When I was a high school student I was made aware of this thing called “theatre” when our drama class went on an excursion to see “Blood Will Have Blood” directed by John Sheedy and performed by the Western Australian Academy of Performing Arts third year acting students. On the bus back to school, my friend said to my dazzled self, “You know, we could do that. Why not?” “Yeah” I said, “why not?”
*Side note: I still remember approaching the drama teacher at lunch in year nine (after hearing how much fun drama class was and how it was an “easy A”) asking her if it was too late to switch electives. Imagine where we’d be if I had continued to eat my fruit rollup instead of approach this stranger? Universe, you KILL ME.
After the devastatingly and deliciously life changing experience of seeing that show, I went home and googled “acting” because thats what you do when you wanna know about a thing okaaay. I came across the youtube video “Acting Coach Larry Moss” and my little mind imploded. I had never heard anyone talk about acting in that way. Larry Moss became an icon for me. His message “fall in love with the writers” guided and motivated me, like a dog with a sausage being dangled above its nose, through high school as I devoured classics that had me feeling less isolated.
Years later: drama school, third year. Assignment: pick a theatre practitioner and talk about their techniques in front of the class. Don’t forget the slideshow and fake enthusiasm. Ok ,Larry Moss, time to shine. All went well until question time at the end when my lecturer asks me, “and have you read his book?” Well, shit. No I have not. Why haven’t I? Excuses, excuses.
Further down the track: breaking news. Larry Moss is touring Australia to teach a four day master class. Fan girl moment. Can I afford to do it? Most definitely not. Can I afford to audit it? I most certainly can make that work. Shit! I guess it’s time to read that book.
I don’t even know why I’ve chosen to write about this book because how the heck am I supposed to write about this book? I know I say it a lot (and it’s a good thing that this happens frequently) but will you believe me when I say this book changed my life? “The Intent to Live” by Larry Moss is not just a bible for actors, it is a means to a further appreciation of the excellent performances we see on screen and in the theatre. So much work, preparation and genius goes straight over our heads when we watch good acting (which is the intention of good acting: to not see the acting). This book opens your eyes to the genius. If you have the slightest interest in film, performance or any admiration for art you will revel in and benefit from this book.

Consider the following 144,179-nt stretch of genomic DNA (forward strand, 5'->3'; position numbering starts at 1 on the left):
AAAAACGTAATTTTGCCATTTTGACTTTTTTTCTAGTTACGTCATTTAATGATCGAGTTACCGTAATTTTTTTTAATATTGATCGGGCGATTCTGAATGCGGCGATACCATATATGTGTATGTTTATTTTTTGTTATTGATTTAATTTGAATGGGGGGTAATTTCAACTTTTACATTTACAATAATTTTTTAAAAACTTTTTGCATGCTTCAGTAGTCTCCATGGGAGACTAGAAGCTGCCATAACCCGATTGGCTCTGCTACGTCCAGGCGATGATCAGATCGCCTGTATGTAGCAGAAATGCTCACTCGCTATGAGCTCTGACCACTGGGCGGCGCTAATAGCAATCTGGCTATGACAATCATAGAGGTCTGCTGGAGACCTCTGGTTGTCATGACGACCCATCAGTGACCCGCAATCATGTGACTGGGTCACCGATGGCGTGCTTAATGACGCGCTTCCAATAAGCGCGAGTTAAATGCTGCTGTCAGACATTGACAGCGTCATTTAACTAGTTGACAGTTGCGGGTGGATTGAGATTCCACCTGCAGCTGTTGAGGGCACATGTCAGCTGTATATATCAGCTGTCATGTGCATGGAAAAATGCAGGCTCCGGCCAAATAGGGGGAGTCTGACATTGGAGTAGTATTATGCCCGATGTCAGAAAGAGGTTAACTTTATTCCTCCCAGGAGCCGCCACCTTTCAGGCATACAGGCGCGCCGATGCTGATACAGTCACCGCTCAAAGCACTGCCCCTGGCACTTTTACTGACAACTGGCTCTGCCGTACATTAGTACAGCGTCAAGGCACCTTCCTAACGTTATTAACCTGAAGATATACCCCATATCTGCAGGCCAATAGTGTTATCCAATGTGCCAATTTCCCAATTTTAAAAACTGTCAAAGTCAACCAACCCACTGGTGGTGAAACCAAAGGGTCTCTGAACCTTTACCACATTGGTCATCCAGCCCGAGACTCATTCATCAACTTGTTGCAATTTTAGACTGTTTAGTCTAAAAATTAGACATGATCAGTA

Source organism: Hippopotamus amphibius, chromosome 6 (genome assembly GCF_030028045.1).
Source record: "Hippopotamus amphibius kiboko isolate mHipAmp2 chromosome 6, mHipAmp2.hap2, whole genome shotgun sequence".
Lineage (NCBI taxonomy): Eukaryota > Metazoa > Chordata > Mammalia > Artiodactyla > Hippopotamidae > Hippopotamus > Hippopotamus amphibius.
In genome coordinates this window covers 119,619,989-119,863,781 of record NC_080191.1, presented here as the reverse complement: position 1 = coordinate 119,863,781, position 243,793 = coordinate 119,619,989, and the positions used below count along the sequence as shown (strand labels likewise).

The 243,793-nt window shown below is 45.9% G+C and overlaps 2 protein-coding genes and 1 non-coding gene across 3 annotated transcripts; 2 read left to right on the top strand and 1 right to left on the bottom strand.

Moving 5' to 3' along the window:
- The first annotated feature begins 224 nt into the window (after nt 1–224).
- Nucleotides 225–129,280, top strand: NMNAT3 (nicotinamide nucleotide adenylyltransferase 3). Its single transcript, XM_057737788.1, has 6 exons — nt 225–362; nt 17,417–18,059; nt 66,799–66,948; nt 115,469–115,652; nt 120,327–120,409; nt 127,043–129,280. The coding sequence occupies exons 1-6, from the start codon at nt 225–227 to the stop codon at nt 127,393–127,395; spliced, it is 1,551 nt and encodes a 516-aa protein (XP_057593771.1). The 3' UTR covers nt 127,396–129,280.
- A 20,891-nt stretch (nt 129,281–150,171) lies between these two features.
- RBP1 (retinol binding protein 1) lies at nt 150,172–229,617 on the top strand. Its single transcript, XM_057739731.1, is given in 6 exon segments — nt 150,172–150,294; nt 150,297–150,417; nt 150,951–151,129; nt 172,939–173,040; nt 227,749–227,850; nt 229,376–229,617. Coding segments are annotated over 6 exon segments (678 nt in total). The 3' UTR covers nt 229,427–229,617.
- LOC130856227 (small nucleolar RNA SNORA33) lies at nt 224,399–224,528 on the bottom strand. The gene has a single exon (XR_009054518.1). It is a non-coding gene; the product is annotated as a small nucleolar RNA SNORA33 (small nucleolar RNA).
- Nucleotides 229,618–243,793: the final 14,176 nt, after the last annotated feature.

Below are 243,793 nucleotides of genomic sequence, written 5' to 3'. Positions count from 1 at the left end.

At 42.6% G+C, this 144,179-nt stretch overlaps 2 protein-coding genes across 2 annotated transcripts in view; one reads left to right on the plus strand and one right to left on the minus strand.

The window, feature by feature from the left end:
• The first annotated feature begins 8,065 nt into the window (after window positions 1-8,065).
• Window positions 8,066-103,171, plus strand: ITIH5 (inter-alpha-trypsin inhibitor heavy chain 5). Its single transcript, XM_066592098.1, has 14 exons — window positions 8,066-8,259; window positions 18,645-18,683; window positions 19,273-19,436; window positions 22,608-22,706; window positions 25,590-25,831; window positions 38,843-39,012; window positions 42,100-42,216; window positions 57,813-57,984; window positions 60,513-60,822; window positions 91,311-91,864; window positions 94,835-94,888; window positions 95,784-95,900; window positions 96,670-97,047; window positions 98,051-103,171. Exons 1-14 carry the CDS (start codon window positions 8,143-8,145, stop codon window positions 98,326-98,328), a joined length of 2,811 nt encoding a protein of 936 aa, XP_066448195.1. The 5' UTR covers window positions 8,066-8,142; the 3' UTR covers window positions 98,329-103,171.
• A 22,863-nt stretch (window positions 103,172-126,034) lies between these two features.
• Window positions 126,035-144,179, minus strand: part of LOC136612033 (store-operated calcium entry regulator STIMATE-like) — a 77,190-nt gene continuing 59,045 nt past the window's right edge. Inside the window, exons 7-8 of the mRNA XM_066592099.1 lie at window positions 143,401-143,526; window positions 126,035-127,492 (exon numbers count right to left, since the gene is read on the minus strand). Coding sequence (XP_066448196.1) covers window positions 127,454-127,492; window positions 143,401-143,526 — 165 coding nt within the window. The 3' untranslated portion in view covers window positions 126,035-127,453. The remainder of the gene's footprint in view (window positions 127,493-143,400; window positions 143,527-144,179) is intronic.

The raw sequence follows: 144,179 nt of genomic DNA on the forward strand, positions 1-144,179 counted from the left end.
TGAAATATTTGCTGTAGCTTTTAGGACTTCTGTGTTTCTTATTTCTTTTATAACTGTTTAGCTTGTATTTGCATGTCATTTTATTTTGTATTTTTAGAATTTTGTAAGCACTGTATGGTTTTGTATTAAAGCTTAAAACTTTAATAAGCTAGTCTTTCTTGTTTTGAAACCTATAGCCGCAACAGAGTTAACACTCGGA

One of its finest features are the real life examples. That’s what ya really need to understand something: case studies. Moss gives an abundant amount of examples from his own coaching experience as well as his own deductions, analysis, and, occasionally, what he’s heard on the grapevine, from various other films and shows. Watching a movie and then going back to see what Moss wrote about it in his book is where I’m currently getting my kicks.
Hot tip! This book is also fantastic for teachers or any person needing to run a drama or team building workshop. Moss lays out some fantastic exercises along the way as well as all together at the end for easy reference.
As well as an A+++ list of movies to see (including this one), plays and books to read and subjects to research, this book left me with the tools I can use daily to advance myself as an actor. These are things I can do at home or out and about by myself. No need to fork out a small fortune for classes, no need to have a disposable network of actor friends to practice with, no room for excuses. You can work on this right now with what you already have. Gah! In an industry that tends to sell you the idea that you, your education nor your experience are not enough; that you’ll need to pay a butt tonne of money for more, more, MORE… this should be music to any actors earholes.
Above all else, this book reawakened my obsession. I’m starting to feel like I’m back in the club. My mind has shifted back to curiosity being its default. I’m people watching again. I’m watching great movies again. I don’t get bored and here’s why-
“I personally don’t understand any actor who ever gets bored. There is so much to learn, to see, to understand, and to give to the audience, and there is so much to learn about this amazing physical body that we have been blessed with that helps us reveal the human condition. How Can we ever be bored?” -Larry Moss
Thank you Larry Moss you absolute GIFT of a man.